I recently encountered this precise circumstance with my granddaughter-in-law: she is young and had virtually no credit history. It wasn’t bad credit, it was no credit, because she had been prudent and avoided debt. No credit became a real problem when she and my grandson applied for a mortgage. (Even more maddening, one of the three reporting agencies kept telling the bank her credit was “frozen”–whatever that means–but continued to insist to her, during her multiple calls to correct the issue, that it wasn’t.)

The Brookings scholars write that “Congress should start examining this system and aggressively pushing for its improvement.”

Lawmakers should push for credit-scoring formulas that take a wider range of data into consideration. Paying a mortgage on time improves your credit score, but paying your rent on time does not, because mortgages are tracked and rents generally are not. That’s just not fair…

The Consumer Financial Protection Bureau estimates that 45 million Americans lack the data that credit bureaus use to create a credit score. If you don’t have a score, it can be very hard to get a loan, rent an apartment or persuade an employer to hire you. Credit scores have become an essential component of what Princeton sociologist Frederick Wherry calls “financial citizenship” — the ingredients necessary to participate fully in the economy and civil society.

If we had a functioning Congress, this is one of the multiple tasks to which they should attend. But of course, we don’t. Right now, Mitch McConnell (aka the most evil man in America) is preventing the Senate from even considering one hundred bills that have been passed by the House.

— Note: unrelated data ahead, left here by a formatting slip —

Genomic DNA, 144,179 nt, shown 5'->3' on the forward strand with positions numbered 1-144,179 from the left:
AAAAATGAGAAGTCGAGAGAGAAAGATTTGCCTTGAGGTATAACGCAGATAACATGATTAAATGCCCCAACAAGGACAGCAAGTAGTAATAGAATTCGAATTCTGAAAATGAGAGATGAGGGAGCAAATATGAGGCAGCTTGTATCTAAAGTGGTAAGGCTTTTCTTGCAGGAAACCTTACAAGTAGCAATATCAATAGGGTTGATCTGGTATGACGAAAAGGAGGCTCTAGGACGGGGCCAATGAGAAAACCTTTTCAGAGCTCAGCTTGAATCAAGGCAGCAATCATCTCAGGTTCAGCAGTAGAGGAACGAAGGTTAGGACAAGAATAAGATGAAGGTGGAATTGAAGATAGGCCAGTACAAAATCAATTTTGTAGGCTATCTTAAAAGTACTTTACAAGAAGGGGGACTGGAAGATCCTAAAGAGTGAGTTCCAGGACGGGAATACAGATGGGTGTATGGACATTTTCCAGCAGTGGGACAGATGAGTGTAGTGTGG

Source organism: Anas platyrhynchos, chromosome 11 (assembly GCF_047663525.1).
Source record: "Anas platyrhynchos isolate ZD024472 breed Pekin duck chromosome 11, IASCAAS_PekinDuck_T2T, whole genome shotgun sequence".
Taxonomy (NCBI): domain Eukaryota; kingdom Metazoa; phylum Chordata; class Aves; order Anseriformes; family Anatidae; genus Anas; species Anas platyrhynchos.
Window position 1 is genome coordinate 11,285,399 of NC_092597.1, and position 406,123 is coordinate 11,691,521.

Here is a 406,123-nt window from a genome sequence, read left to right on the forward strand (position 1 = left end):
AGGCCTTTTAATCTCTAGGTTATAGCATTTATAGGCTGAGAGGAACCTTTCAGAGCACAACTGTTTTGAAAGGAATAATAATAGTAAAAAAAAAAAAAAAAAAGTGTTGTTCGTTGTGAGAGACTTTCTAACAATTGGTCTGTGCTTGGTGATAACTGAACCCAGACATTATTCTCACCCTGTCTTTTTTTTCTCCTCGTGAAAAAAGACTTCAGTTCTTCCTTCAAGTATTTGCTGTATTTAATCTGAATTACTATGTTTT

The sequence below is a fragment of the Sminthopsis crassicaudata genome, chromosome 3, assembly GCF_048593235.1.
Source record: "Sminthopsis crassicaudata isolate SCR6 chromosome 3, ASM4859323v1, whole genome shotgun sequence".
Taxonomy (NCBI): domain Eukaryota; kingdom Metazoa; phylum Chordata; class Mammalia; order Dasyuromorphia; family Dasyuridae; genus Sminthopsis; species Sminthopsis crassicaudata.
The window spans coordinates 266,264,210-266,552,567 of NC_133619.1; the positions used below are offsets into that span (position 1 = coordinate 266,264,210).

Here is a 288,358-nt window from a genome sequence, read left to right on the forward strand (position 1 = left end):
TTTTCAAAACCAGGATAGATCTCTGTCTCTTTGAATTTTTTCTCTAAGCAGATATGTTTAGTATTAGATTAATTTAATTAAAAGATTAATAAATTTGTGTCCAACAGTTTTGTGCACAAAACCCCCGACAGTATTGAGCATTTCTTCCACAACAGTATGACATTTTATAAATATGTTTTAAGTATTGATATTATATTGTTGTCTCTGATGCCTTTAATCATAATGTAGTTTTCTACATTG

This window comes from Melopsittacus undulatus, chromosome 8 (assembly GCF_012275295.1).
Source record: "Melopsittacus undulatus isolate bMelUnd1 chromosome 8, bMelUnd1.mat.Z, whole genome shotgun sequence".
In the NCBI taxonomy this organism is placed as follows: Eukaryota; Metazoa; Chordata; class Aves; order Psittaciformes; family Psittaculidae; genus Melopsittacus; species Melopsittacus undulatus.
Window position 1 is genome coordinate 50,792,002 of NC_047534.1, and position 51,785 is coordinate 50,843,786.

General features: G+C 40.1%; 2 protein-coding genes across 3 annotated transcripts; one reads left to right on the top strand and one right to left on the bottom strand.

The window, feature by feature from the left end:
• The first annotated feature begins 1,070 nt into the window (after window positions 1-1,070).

We have a legislature that is incapable of doing anything, and an Administration trying its best to undo what was accomplished in the past. We aren’t even a banana republic: we’re a failed state.

A Lesson On The Constitution

Jamin Raskin was a Professor of Constitutional law when I met him, many years ago now. That meeting occurred only because Beverly Hudnut was in his law school class at American University, and introduced us when I was in D.C. Raskin had recognized the Hudnut name from the famous First Amendment case that struck down an Indianapolis ordinance outlawing an ill-defined “pornography”–a case on which I had served as local counsel.

Raskin was an impressive constitutional scholar and teacher, and his subsequent performance as a legislator from Maryland and activist for the National Popular Vote Project has been equally impressive. That’s why his recent Washington Post op-ed on the proper relationship of the executive and legislative branches during the current constitutional crises is well worth reading.

He began by documenting the current–unprecedented– intransigence of the Executive branch: